So, looking at that big .610 group and with the average in mind, it’s nothing to brag about at this point. But, I know the bedding isn’t quite up to snuff just yet.  And, I have to do more load work anyway.  Because, these loaded rounds that came with the barrel are too hot!

These loads exhibited ejector marks, stiff bolt lift and chronographed at 4550 feet per second.  I’d love to run this thing at 4500+ with 39 BK’s but it’s not worth running hot loads to get there.  And the accuracy was not really that great either.

So, back home I went to pull the bullets from the remaining loaded rounds and start working up a new load.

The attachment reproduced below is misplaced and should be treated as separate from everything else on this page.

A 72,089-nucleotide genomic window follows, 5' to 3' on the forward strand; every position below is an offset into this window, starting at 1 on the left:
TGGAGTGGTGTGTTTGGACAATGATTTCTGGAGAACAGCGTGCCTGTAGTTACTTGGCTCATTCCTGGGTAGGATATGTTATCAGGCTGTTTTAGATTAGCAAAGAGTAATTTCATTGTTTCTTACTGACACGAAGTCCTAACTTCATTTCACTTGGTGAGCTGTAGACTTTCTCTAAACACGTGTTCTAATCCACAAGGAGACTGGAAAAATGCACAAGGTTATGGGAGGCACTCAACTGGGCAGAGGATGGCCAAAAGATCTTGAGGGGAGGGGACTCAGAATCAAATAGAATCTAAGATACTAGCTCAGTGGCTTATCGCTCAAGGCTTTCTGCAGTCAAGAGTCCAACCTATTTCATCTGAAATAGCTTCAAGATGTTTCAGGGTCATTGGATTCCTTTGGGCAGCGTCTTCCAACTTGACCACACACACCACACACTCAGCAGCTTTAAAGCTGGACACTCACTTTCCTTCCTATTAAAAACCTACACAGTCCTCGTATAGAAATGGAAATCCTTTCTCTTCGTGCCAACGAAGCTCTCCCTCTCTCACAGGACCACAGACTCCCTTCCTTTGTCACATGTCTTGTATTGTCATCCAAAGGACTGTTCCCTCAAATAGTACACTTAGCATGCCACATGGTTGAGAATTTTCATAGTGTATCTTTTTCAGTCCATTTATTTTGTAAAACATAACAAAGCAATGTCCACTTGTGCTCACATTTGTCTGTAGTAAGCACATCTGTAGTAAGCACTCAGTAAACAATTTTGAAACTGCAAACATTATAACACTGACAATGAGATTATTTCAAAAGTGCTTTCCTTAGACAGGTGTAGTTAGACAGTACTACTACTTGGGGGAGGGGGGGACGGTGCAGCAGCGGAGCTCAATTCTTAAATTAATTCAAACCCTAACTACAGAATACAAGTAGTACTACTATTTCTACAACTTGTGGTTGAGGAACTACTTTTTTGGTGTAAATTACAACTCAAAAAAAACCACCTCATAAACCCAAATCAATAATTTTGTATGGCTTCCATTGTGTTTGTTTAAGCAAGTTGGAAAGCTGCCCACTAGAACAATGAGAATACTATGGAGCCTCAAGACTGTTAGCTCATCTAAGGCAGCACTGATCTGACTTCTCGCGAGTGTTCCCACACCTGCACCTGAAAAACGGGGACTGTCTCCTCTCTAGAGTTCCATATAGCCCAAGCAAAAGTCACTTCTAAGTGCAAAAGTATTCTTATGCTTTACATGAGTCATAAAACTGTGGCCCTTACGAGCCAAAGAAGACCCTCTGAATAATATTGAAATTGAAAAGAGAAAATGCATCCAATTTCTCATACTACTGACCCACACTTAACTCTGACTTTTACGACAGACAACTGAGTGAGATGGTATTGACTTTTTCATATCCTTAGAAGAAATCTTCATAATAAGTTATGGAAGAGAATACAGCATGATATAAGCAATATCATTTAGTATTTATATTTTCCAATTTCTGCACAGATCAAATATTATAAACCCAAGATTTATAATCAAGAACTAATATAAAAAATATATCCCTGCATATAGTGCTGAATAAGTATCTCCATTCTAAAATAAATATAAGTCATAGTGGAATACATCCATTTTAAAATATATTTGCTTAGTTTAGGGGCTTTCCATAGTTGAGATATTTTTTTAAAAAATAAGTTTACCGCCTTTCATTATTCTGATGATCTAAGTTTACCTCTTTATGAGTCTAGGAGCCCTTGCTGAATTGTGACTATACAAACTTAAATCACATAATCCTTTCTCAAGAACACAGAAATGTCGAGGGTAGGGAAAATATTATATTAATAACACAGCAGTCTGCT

Dies And Working Up a New Load

I ordered up a set of Redding .22 Dasher Type S bushing dies to work with.  Note, yes – I ordered .22 dies and this is a .20 I’m working with here.  But the .22 Dasher die set was an in stock item and the .20 version would have been a custom order and more expensive.  I’ve used .22 caliber dies to work with both the .20BR and the .20-250 in the past with complete success, so I was fine with getting the .22 Dasher dies for this .20.

The set I ordered includes a Type S bushing neck sizing die, a body die and a competition seater.

Redding Type S .22 Dasher die set
Redding Type S .22 Dasher die set